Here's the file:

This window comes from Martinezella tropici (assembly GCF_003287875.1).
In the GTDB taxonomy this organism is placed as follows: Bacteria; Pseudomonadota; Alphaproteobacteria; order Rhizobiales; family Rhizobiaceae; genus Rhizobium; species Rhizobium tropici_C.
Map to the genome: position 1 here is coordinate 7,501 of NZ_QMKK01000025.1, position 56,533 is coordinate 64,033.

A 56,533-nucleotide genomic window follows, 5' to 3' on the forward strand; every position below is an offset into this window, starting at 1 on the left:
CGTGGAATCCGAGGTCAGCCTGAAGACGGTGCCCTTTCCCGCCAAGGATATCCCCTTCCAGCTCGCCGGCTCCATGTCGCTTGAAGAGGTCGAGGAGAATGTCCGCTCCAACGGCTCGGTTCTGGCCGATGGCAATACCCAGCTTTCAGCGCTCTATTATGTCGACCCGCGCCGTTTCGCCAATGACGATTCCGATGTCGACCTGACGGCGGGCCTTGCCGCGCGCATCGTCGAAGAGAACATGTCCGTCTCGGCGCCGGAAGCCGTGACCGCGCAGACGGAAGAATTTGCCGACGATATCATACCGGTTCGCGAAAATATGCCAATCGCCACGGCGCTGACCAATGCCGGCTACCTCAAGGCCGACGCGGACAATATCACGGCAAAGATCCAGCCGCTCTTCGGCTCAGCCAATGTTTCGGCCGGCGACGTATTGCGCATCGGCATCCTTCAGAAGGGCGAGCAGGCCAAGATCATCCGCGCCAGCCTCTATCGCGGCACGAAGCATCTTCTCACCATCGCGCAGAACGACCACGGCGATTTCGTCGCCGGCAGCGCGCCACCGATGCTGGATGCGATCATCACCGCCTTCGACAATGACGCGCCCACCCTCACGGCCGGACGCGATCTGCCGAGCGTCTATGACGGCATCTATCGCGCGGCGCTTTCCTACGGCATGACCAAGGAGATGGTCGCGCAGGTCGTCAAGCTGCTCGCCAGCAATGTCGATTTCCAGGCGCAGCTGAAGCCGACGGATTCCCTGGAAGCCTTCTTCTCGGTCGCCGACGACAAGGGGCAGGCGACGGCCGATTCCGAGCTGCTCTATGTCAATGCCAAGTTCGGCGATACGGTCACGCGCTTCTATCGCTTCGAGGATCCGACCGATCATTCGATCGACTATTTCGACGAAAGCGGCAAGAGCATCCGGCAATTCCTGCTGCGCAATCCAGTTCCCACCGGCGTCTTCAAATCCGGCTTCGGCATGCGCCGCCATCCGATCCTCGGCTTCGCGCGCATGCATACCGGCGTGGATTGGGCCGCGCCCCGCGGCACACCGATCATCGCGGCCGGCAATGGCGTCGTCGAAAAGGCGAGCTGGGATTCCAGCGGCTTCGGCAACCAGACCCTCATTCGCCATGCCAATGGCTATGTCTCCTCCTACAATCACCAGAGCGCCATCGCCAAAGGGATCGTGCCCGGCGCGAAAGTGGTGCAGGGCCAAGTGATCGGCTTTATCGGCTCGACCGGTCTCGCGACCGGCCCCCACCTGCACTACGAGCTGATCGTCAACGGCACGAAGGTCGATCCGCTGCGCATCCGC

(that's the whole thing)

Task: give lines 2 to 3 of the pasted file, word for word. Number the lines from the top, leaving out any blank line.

In the GTDB taxonomy this organism is placed as follows: Bacteria; Pseudomonadota; Alphaproteobacteria; order Rhizobiales; family Rhizobiaceae; genus Rhizobium; species Rhizobium tropici_C.
Map to the genome: position 1 here is coordinate 7,501 of NZ_QMKK01000025.1, position 56,533 is coordinate 64,033.